# Angular Velocity and Torque homework question

## Homework Statement

Here's the question:

Imagine that you are a gymnast on a high bar, 180 degrees from the right horizontal in a fully extended position (NO angular velocity at this point). Assuming that the center of mass of your body is 1.288m from your extended hands, and that your radius of gyration is 1.4m from your extended hands.. Calculate the torque created about the bar beginning at the start and for every 30 degrees until the rotation stops or changes direction. Assume that the friction from the bar in your hands produces a constant torque value of 30Nm.
My mass = 91.6kg or 898.6N

## The Attempt at a Solution

Okay, so.. I know that T = Fxd, but I don't know which force or distance to use.
Do I use F=898.6N, which is my weight? And my center of mass which is 1.288m?

Also, I'm not really sure how to solve for the different angles that I (the gymnast) am rotating around the bar at. I found a similar question to mine on a different forum, and here's how this person solved it: (I plugged in my values instead of his)

sum of torque at the start (0 degrees)= 0
0=(898.6*1.288)+(-30Nm)
=1127.392Nm
------------------------------------------------
sum of torque at 30 degrees from horizontal = 0
0=(898.6*(1.288cos30))+(-30Nm)
=972.33Nm
------------------------------------------------
sum of torque at 60 degrees from horizontal = 0
0=(898.6*(1.288cos60))+(-30Nm)
=548.7Nm
------------------------------------------------
sum of torque at 90 degrees from horizontal = 0
0=(898.6*(1.288cos90))+(-30Nm)
=-30Nm

..so this is the point where the gymnast changes direction and starts ascending back up the other way.
I just don't understand why this person used cos in his equations and how I am supposed to break up the different components of this problem to then create a triangle that I can solve from.. so I have all of my answers, thanks to the post from this other forum, but I have no idea how he got to this point.

Any help at all would be appreciated!

Last edited:

gneill
Mentor
Okay, so.. I know that T = Fxd, but I don't know which force or distance to use.
Do I use F=898.6N, which is my weight? And my center of mass which is 1.288m?
Yes, the force of gravity effectively works through the center of gravity of the body.
Also, I'm not really sure how to solve for the different angles that I (the gymnast) am rotating around the bar at. I found a similar question to mine on a different forum, and here's how this person solved it: (I plugged in my values instead of his)

sum of torque at the start (0 degrees)= 0
0=(898.6*1.288)+(-30Nm)
=1127.392Nm
------------------------------------------------
sum of torque at 30 degrees from horizontal = 0
0=(898.6*(1.288cos30))+(-30Nm)
=972.33Nm
------------------------------------------------
sum of torque at 60 degrees from horizontal = 0
0=(898.6*(1.288cos60))+(-30Nm)
=548.7Nm
------------------------------------------------
sum of torque at 90 degrees from horizontal = 0
0=(898.6*(1.288cos90))+(-30Nm)
=-30Nm
Rather nasty bit of math or poor notation there. A sum can't both be zero and have a nonzero value. Also, since there is obviously acceleration happening, the net torque cannot be zero.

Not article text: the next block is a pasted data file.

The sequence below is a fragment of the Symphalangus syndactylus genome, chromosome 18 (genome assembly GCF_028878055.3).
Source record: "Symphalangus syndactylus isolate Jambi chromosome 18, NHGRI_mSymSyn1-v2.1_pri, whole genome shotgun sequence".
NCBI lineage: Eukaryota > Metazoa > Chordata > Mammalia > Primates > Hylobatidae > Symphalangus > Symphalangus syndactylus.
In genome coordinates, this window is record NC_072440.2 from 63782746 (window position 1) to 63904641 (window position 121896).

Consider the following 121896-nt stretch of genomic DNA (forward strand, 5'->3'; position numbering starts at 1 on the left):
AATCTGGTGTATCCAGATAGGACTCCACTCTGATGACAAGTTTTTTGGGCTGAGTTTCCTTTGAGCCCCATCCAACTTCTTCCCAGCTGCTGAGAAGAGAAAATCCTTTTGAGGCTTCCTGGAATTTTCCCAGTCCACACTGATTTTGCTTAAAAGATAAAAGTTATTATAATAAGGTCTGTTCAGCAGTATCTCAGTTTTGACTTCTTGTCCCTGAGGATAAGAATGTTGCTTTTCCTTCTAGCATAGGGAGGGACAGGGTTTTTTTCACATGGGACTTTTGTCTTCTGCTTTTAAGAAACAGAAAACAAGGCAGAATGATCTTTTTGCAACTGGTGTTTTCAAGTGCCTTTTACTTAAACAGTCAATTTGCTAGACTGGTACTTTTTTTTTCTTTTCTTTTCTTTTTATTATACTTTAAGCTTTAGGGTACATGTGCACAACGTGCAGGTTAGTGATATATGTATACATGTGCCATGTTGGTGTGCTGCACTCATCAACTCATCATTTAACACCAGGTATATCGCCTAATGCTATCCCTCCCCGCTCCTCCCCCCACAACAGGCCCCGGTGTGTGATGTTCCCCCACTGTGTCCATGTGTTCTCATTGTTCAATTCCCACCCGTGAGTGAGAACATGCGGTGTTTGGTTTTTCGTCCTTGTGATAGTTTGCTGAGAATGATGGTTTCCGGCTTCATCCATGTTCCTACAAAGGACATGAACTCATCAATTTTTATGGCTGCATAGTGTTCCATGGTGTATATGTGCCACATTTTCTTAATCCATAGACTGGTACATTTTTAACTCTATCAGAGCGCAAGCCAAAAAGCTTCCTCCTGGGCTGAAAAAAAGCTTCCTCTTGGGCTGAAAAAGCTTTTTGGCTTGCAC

[[snip]]

I just don't understand why this person used cos in his equations and how I am supposed to break up the different components of this problem to then create a triangle that I can solve from.. so I have all of my answers, thanks to the post from this other forum, but I have no idea how he got to this point.

Draw a diagram of a case where the angle is somewhere between horizontal and vertical. What direction does the force of gravity have? What angle does this force make with the radius vector from the bar to the point of application? How would you calculate the torque it produces about the bar?

okay, I completely agree with you that my notation was wrong..

so I drew out a diagram and I now understand where the use of cosine came from and what values I was looking for, but there is a part 2 to this question..

----------------------------------------------------------------------------

Calculate the angular velocity at each position assuming that the torque from the previous position was applied for a period of 0.1 seconds.

so my torque values are as follows:
at 0 degrees from horizontal, T = 1127.392Nm
at 30 degrees from horizontal, T= 972.33Nm
at 60 degrees from horizontal, T = 548.696Nm
and at 90 degrees from horizontal, T= -30Nm

so to find w (angular velocity), I attempted to first find a (angular acceleration), since a=Δw/Δt

I found a from T(torque)/I(moment of inertia)

My moment of inertia (I) is 176.46

---
so a at 0°=1127.392Nm/176.46 = 6.389 I don't know what the units are here! deg/s^2? rad/s^2? m/s^2
a at 30°=972.33Nm/176.46 = 5.51
a at 60°=548.696Nm/176.46 = 3.11
a at 90°=(-30Nm)/176.46 = -0.17

and from these accelerations (if I even did this part correctly), I figured I could plug them into the equation a=Δw/Δt
so w=aΔt (is it okay to disregard the Δ "change in" here? or no?)

w at 0°=6.389*0.1 = 0.6389 **units?**
w at 30°=5.51*0.1 = 0.551 is it okay to use t=0.1s or do I use t=0.2s?
w at 60°=3.11*0.1 = 0.311
w at 90°=-0.17*0.1 = -0.017